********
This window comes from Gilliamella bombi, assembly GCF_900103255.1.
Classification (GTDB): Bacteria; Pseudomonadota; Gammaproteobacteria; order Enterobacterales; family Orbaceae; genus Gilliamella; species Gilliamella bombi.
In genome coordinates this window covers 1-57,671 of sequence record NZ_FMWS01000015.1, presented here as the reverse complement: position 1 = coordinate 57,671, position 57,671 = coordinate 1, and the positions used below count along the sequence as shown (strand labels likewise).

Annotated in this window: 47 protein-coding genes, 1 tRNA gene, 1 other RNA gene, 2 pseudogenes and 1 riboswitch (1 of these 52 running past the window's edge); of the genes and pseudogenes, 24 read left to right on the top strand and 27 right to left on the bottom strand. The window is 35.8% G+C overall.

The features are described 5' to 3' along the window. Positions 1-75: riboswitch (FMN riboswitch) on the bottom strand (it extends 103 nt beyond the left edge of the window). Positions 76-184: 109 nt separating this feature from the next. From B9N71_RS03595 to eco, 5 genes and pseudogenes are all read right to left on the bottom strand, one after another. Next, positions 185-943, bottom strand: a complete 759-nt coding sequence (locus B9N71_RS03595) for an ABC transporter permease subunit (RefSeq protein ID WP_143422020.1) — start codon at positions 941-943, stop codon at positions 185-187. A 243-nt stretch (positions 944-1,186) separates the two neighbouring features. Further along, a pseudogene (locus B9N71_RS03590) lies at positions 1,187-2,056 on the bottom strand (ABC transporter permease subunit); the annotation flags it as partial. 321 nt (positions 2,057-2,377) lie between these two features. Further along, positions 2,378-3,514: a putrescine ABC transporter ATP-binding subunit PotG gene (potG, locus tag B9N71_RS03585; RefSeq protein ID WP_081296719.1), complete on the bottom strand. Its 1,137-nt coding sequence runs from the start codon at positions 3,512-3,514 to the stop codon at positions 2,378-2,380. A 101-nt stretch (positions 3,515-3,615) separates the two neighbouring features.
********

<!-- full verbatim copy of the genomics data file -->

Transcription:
This window comes from Gilliamella bombi, assembly GCF_900103255.1.
Classification (GTDB): Bacteria; Pseudomonadota; Gammaproteobacteria; order Enterobacterales; family Orbaceae; genus Gilliamella; species Gilliamella bombi.
In genome coordinates this window covers 1-57,671 of sequence record NZ_FMWS01000015.1, presented here as the reverse complement: position 1 = coordinate 57,671, position 57,671 = coordinate 1, and the positions used below count along the sequence as shown (strand labels likewise).

Annotated in this window: 47 protein-coding genes, 1 tRNA gene, 1 other RNA gene, 2 pseudogenes and 1 riboswitch (1 of these 52 running past the window's edge); of the genes and pseudogenes, 24 read left to right on the top strand and 27 right to left on the bottom strand. The window is 35.8% G+C overall.

The features are described 5' to 3' along the window. Positions 1-75: riboswitch (FMN riboswitch) on the bottom strand (it extends 103 nt beyond the left edge of the window). Positions 76-184: 109 nt separating this feature from the next. From B9N71_RS03595 to eco, 5 genes and pseudogenes are all read right to left on the bottom strand, one after another. Next, positions 185-943, bottom strand: a complete 759-nt coding sequence (locus B9N71_RS03595) for an ABC transporter permease subunit (RefSeq protein ID WP_143422020.1) — start codon at positions 941-943, stop codon at positions 185-187. A 243-nt stretch (positions 944-1,186) separates the two neighbouring features. Further along, a pseudogene (locus B9N71_RS03590) lies at positions 1,187-2,056 on the bottom strand (ABC transporter permease subunit); the annotation flags it as partial. 321 nt (positions 2,057-2,377) lie between these two features. Further along, positions 2,378-3,514: a putrescine ABC transporter ATP-binding subunit PotG gene (potG, locus tag B9N71_RS03585; RefSeq protein ID WP_081296719.1), complete on the bottom strand. Its 1,137-nt coding sequence runs from the start codon at positions 3,512-3,514 to the stop codon at positions 2,378-2,380. A 101-nt stretch (positions 3,515-3,615) separates the two neighbouring features.